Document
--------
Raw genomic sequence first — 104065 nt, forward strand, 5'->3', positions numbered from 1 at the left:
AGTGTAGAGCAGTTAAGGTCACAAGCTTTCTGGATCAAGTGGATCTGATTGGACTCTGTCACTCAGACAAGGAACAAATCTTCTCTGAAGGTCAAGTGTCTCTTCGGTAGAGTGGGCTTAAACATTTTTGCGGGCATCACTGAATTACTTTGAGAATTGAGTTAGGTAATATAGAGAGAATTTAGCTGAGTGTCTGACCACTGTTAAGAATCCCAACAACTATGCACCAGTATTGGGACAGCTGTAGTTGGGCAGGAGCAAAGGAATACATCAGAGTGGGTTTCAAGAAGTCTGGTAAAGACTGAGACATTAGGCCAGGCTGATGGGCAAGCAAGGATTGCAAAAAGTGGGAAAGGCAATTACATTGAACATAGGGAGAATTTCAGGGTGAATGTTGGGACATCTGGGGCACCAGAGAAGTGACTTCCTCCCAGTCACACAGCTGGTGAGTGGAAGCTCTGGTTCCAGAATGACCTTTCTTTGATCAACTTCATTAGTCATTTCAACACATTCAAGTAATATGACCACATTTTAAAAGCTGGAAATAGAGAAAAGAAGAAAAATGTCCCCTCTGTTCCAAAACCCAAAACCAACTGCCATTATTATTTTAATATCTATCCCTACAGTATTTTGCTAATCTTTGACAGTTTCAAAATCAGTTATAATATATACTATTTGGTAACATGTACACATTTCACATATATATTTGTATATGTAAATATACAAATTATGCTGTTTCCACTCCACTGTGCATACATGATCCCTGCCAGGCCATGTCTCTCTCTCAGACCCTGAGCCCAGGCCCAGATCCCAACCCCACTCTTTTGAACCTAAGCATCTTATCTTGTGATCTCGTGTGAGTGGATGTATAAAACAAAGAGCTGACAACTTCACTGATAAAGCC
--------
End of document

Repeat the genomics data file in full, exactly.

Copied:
Raw genomic sequence first — 104065 nt, forward strand, 5'->3', positions numbered from 1 at the left:
AGTGTAGAGCAGTTAAGGTCACAAGCTTTCTGGATCAAGTGGATCTGATTGGACTCTGTCACTCAGACAAGGAACAAATCTTCTCTGAAGGTCAAGTGTCTCTTCGGTAGAGTGGGCTTAAACATTTTTGCGGGCATCACTGAATTACTTTGAGAATTGAGTTAGGTAATATAGAGAGAATTTAGCTGAGTGTCTGACCACTGTTAAGAATCCCAACAACTATGCACCAGTATTGGGACAGCTGTAGTTGGGCAGGAGCAAAGGAATACATCAGAGTGGGTTTCAAGAAGTCTGGTAAAGACTGAGACATTAGGCCAGGCTGATGGGCAAGCAAGGATTGCAAAAAGTGGGAAAGGCAATTACATTGAACATAGGGAGAATTTCAGGGTGAATGTTGGGACATCTGGGGCACCAGAGAAGTGACTTCCTCCCAGTCACACAGCTGGTGAGTGGAAGCTCTGGTTCCAGAATGACCTTTCTTTGATCAACTTCATTAGTCATTTCAACACATTCAAGTAATATGACCACATTTTAAAAGCTGGAAATAGAGAAAAGAAGAAAAATGTCCCCTCTGTTCCAAAACCCAAAACCAACTGCCATTATTATTTTAATATCTATCCCTACAGTATTTTGCTAATCTTTGACAGTTTCAAAATCAGTTATAATATATACTATTTGGTAACATGTACACATTTCACATATATATTTGTATATGTAAATATACAAATTATGCTGTTTCCACTCCACTGTGCATACATGATCCCTGCCAGGCCATGTCTCTCTCTCAGACCCTGAGCCCAGGCCCAGATCCCAACCCCACTCTTTTGAACCTAAGCATCTTATCTTGTGATCTCGTGTGAGTGGATGTATAAAACAAAGAGCTGACAACTTCACTGATAAAGCC